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Pace of climate change exceeds estimates. The pace of global warming is likely to be much faster than recent predictions, because industrial greenhouse gas emissions have increased more quickly than expected and higher temperatures are triggering self-reinforcing feedback mechanisms in global ecosystems. Washington Post. 15 February 2009
Behind the Big Dry. Scientists are struggling to understand the climatic conditions behind the unusually severe drought that has wreaked havoc on southeastern Australia. New research suggests the answer might lie in the Indian Ocean. Living On Earth. 15 February 2009
Warning of wildfire threat to tropical forests as planet heats up. Tropical forests may dry out and become vulnerable to devastating wildfires as global warming accelerates, Chris Field, co-chair of the UN's Nobel prize-winning Intergovernmental Panel on Climate Change, warned Saturday. London Guardian. 15 February 2009
Did climate kill off the Neanderthals? Climate change, we're told, poses the single gravest threat to the survival of our species. And if the experience of our ancient relatives the Neanderthals is anything to go by, we should take note of the warnings. BBC. 15 February 2009
Team will study global warming. Britain’s leading polar explorers fly to Canada tomorrow for the first leg of the Catlin Arctic Survey where they will record the depth of the shrinking Arctic ice cap, providing conclusive evidence of the damage global warming has caused the planet. Bradford Telegraph & Argus. 15 February 2009
Covered in ice. In November, a new Pennsylvania organization initiated its first program called IceWatch USA, modeled after the Canadian Government's IceWatch Canada, to collect information regarding ice coverage on America's waterways, snow and rain amounts, air temperature, and winter wildlife. Pottstown Mercury. 15 February 2009
Lessons from the ashes. Expert advice concluded that the government had a window of only about 10 to 12 days each year in which to safely conduct fuel reduction burns. It needs to be cool enough, with benign winds, the correct humidity and conducted when the forest is not too wet and not too dry. Melbourne Age. 15 February 2009
Climate change even worse than predicted: Expert. It seems the dire warnings about the oncoming devastation wrought by global warming were not dire enough, a top climate scientist warned Saturday. Agence France-Presse. 15 February 2009
Global warming 'underestimated'. The severity of global warming over the next century will be much worse than previously believed, a leading climate scientist has warned. BBC. 15 February 2009
Climate change will be more devastating than predicted, top scientist warns. Global warming is likely to accelerate at a much faster pace and cause more environmental damage than previously anticipated, said Professor Chris Field, of the Intergovernmental Panel on Climate Change. London Daily Telegraph. 15 February 2009
Global warming seen worse than predicted. The climate is heating up far faster than scientists had predicted, spurred by sharp increases in greenhouse gas emissions from developing countries like China and India, a top climate scientist said on Saturday. Reuters. 15 February 2009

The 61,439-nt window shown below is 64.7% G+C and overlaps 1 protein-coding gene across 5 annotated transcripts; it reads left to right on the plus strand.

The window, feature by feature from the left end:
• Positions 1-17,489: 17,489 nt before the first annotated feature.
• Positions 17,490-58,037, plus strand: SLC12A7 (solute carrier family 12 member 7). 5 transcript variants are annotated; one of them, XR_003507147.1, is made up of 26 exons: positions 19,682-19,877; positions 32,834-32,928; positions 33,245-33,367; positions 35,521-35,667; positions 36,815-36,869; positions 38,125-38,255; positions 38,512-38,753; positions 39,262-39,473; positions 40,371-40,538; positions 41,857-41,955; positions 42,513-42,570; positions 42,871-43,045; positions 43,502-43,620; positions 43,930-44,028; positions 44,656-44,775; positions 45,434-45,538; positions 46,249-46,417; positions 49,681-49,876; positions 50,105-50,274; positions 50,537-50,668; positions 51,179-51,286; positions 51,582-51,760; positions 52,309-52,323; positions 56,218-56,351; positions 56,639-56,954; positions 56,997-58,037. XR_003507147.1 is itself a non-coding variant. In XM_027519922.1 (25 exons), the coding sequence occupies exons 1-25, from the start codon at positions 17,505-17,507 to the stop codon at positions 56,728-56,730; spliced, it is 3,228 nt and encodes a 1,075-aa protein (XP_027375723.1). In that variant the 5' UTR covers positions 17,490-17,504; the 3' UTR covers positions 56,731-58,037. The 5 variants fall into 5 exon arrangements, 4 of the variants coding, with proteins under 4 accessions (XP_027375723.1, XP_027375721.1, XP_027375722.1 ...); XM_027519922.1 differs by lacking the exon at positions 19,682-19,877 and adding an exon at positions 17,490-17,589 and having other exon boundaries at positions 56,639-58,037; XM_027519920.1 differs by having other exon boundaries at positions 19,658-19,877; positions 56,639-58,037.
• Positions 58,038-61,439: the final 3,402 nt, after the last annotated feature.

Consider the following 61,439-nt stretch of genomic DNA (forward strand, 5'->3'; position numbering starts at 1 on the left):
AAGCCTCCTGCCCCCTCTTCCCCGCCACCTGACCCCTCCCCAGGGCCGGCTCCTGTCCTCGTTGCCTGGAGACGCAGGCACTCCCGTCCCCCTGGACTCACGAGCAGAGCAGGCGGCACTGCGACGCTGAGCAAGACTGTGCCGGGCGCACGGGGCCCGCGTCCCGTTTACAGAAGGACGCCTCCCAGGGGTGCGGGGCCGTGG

Global temperatures set to soar. Humanity may face global temperature rises of 3C-4C because greenhouse gases in the atmosphere are increasing so rapidly, scientists have warned. London Times. 15 February 2009
Climate change may be more devastating than thought. Accelerated global warming could ignite tropical forests and melt the Arctic tundra, releasing billions of tons of greenhouse gas that could raise global temperatures even more, a member of the Nobel Prize-winning Intergovernmental Panel on Climate Change warned. Palo Alto Weekly. 15 February 2009
The end of certainty. As Australia reels from the toll in the bushfires, climate scientists are trying to carefully assess what lessons can be learnt from the unprecedented heatwave of 2009 and the deadly fires that accompanied it. All signs point to the climate becoming more extreme. Sydney Morning Herald. 14 February 2009
Greenland's loss seen as warning. The demise of Greenland's indigenous fishing villages should be a warning to us all, says a Kiwi who has seen the devastating impact of global warming. Wellington Dominion Post. 14 February 2009
Moving to a warmer climate. If our climate is getting warmer, shouldn’t winters be milder, too? Actually, the answer is no, says Elwynn Taylor, professor of agronomy and climatologist at Iowa State University. ““We’re getting overall warmer, but during warming times we get more extremes,” he explains. Davenport Quad-City Times. 14 February 2009
Global climate change a local threat, Nobel prize-winner warns. Gordon McBean, a 2007 Nobel Prize-sharing climate-change expert at the University of Western Ontario, warned that extreme weather woes like the dangerous, unseasonal flooding that caught the London region off-guard this week could soon become the norm. London Free Press. 14 February 2009
Australia's hellish wildfires. Fires, floods and drought are part of Australia’s national legend. Yet the human cost of this catastrophe shocked even fire experts. And some are beginning to link Australia's heatwave and decade-long drought to climate change. Economist. 14 February 2009
'Blame global warming' for higher temps. Global warming is to blame for the recent temperature rises across China, an expert from the National Meteorological Center said on Friday. Temperatures in most cities rose above 20 C on Friday, 10 degrees above the seasonal average. China Daily. 14 February 2009
Experts worry about influx of 'climate refugees' here. Researchers predict a flood of residents driven north to Washington stateby heat waves, fires and other effects of global warming. Associated Press. 14 February 2009
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